Stepping inside reveals the biggest flaw in this package. The interior looks modern but doesn’t feel like it. To be perfectly blunt, it doesn’t have the quality normally associated with the Mazda brand.
The tinny ratcheting of the handbrake, the uneven reflections on the piano-black trims, the murky feel of the shifter, the clangy hard plastics across the dashboard, and even the sharp, mechanical tick-tack of the turn signals all add up to make the cabin feel at least a decade older than it actually is.
And this carries over to the electronics, too. Today, we are spoiled by three-dimensional gauge clusters with sophisticated LCD panels. The BT-50’s cluster is a lot simpler, and the diminutive LCD feels antiquated in both form and function.
There’s a slew of electronic driver aids onboard such as adaptive cruise control, autonomous emergency braking, forward-collision warning, blindspot monitors, and lane-departure warnings. And while they are not the most intuitive systems available, they do work okay. However, turning them on and off requires you to go through mounds of menu pages within the tiny LCD screen on the dash.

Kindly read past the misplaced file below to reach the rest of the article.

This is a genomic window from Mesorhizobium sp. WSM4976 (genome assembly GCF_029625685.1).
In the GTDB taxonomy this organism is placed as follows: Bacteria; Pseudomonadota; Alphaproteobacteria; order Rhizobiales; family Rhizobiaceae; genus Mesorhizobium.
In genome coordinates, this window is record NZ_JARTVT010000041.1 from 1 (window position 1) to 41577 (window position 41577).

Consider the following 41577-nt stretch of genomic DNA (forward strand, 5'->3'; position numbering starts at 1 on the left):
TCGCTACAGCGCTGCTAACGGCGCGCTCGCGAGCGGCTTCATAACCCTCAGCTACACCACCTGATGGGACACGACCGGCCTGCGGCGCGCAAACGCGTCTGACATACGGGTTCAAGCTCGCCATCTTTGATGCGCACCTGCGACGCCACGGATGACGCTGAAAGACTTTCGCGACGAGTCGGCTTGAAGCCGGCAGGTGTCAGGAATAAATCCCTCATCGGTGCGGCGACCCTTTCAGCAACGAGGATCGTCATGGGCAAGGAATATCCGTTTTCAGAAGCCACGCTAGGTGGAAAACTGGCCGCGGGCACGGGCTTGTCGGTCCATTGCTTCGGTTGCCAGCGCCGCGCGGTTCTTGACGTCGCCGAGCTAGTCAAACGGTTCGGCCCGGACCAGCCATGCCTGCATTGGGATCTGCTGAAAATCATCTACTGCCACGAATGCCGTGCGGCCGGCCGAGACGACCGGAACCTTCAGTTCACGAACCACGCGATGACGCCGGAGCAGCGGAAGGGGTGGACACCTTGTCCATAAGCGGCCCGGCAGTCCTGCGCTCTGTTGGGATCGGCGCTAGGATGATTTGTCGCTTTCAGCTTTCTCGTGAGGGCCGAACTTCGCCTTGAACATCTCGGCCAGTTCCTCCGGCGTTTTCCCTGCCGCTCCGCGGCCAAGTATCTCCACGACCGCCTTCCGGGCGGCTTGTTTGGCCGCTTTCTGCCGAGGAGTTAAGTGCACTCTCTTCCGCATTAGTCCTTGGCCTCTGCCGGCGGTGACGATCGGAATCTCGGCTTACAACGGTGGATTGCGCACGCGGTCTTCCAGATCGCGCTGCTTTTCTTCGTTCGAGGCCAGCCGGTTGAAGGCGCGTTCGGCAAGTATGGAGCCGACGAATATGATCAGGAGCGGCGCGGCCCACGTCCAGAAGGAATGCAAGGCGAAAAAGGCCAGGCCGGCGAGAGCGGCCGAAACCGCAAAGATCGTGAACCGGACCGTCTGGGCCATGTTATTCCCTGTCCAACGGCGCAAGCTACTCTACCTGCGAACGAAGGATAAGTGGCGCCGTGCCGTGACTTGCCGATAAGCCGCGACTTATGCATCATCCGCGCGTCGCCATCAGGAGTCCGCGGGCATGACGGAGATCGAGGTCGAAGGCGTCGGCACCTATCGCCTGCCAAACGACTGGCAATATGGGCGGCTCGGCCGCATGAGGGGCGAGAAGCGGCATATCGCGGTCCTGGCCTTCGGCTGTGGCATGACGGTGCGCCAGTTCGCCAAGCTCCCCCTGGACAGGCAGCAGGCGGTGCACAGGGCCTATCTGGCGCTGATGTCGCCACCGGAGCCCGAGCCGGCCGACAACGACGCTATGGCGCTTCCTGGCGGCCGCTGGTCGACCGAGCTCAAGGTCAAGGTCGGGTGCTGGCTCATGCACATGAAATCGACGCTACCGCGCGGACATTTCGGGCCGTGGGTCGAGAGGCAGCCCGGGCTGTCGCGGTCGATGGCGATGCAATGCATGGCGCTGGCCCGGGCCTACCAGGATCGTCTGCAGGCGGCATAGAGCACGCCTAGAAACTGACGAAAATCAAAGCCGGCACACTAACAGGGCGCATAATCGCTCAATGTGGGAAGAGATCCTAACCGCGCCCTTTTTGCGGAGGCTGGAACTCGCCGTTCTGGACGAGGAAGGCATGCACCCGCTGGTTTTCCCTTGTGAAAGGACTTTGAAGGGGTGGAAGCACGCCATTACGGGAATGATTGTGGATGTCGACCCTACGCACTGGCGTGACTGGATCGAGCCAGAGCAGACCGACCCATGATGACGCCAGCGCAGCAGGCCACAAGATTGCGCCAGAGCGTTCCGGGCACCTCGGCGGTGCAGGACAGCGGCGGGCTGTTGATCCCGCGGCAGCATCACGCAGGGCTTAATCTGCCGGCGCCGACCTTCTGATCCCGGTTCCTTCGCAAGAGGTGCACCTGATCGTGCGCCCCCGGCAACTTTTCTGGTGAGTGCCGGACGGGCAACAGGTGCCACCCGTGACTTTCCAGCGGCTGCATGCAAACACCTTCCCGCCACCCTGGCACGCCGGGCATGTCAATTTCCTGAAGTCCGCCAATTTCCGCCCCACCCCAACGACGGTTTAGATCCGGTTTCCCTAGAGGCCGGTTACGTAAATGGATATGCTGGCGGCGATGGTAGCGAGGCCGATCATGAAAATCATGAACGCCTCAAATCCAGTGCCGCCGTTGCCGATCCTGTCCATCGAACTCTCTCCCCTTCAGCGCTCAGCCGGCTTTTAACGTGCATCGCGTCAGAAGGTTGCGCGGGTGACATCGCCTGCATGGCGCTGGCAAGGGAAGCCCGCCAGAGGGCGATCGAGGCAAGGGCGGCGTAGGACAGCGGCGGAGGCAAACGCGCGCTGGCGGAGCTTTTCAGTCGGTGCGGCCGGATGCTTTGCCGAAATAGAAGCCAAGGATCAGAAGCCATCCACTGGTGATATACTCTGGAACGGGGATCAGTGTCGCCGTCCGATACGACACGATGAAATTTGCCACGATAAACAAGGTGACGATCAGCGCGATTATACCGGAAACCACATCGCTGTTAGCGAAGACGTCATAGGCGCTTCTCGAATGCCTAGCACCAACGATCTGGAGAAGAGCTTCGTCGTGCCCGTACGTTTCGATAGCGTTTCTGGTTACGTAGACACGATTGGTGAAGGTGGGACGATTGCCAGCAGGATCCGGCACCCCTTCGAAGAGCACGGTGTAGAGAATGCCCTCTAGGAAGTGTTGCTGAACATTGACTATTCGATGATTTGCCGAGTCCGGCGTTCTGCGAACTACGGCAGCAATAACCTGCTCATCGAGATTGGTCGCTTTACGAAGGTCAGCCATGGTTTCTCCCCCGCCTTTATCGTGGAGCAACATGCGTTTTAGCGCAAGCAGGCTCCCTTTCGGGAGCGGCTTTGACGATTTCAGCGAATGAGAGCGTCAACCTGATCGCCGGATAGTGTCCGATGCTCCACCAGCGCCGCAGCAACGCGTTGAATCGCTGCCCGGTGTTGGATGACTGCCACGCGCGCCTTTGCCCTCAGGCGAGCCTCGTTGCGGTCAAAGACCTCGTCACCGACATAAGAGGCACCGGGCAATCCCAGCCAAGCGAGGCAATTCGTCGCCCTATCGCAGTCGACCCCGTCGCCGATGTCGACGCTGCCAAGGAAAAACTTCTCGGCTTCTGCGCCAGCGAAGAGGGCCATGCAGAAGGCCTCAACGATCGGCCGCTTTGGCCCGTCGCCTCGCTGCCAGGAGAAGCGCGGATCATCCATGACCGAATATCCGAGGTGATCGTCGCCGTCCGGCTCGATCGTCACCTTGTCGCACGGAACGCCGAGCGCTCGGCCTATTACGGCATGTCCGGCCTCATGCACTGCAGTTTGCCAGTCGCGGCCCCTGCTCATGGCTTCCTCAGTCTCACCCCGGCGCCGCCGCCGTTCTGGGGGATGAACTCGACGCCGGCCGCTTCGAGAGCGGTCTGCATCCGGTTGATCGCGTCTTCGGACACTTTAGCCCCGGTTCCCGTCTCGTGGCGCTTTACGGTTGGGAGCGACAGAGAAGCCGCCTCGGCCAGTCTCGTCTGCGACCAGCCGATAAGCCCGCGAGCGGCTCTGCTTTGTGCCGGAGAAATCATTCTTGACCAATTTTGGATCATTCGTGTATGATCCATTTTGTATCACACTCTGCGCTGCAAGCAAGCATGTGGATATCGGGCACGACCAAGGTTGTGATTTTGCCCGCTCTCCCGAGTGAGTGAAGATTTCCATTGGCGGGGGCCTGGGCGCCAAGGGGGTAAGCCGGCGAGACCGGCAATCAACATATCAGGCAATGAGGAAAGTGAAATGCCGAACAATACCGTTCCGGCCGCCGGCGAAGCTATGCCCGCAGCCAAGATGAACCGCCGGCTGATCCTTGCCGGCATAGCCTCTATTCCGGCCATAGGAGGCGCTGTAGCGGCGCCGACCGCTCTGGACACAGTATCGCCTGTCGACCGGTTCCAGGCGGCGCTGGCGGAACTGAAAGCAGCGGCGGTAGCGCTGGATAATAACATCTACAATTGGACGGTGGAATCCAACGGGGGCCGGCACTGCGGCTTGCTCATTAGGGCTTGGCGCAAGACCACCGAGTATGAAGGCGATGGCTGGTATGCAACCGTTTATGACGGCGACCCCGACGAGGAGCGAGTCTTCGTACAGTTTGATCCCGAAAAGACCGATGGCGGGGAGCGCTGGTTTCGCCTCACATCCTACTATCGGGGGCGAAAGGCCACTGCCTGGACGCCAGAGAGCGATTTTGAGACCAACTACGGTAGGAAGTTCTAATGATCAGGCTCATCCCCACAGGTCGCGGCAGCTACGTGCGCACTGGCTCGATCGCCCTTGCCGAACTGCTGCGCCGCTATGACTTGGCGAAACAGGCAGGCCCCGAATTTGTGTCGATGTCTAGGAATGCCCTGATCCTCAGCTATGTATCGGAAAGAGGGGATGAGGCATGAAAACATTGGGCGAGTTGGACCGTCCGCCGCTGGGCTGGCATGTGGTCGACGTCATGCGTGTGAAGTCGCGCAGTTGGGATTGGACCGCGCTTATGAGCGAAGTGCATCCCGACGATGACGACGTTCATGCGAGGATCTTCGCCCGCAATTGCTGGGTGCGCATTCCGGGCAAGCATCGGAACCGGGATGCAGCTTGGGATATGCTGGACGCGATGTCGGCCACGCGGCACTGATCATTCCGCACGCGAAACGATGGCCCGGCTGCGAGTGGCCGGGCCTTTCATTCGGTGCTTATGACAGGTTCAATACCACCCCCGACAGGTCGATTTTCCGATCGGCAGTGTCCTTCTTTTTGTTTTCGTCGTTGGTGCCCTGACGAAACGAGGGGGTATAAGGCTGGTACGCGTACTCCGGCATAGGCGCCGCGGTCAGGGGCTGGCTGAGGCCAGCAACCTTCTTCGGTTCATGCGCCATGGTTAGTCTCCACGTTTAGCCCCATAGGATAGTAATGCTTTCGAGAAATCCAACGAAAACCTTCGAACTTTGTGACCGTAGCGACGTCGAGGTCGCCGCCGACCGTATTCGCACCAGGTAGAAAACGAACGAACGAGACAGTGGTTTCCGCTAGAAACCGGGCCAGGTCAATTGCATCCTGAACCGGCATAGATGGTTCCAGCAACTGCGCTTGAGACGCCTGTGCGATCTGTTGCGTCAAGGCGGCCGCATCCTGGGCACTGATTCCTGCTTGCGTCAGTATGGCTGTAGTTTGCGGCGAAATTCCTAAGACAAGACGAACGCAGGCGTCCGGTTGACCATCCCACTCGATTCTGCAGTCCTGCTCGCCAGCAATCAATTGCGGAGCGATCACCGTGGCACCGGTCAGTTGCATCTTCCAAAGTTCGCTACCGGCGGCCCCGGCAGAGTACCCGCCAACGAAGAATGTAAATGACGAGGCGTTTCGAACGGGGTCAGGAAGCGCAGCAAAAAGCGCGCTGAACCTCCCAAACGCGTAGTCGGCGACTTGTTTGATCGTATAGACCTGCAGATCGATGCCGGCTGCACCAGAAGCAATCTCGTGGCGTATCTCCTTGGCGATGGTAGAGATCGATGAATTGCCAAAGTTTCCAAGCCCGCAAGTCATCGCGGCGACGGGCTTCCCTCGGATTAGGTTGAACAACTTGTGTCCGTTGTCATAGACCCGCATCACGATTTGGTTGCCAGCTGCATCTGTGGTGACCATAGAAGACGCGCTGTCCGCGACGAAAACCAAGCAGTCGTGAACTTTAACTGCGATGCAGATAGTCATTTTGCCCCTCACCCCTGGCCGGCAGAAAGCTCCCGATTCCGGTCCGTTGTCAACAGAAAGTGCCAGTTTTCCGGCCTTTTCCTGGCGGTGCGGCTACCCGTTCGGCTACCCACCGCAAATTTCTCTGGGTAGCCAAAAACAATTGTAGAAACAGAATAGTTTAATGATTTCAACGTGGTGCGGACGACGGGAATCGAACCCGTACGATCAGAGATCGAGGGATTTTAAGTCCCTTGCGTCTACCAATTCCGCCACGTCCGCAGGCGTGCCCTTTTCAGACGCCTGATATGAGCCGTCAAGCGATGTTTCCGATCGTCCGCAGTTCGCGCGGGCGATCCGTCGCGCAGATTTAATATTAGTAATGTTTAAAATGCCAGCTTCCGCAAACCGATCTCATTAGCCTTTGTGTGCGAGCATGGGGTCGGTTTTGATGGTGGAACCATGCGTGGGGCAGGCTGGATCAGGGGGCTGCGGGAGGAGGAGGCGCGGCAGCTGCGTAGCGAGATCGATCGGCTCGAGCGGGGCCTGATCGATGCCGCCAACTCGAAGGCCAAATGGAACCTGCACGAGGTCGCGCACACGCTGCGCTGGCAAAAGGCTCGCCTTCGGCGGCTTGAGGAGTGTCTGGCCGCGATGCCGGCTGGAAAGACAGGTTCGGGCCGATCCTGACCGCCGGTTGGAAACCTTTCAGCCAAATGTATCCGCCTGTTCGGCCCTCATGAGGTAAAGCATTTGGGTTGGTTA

Despite all that, there are redeeming qualities inside. The seats are intricately stitched and well-bolstered. They’re also draped in luscious brown leather, which brings an air of class into the cabin. There is an abundance of headroom and legroom with the second row being perfectly comfortable for both adults and children.
The BT-50 rides superbly well for a leaf-sprung truck, and the steering is reasonably light for a pickup. With 187hp and 450Nm, the Isuzu 4JJ3-TCX engine is slightly down on power compared to other 4×4 variants in the segment. But even then, there is a generous amount of grunt to pull a fully laden cabin, and the six-speed automatic transmission does its job without ever calling any attention to itself.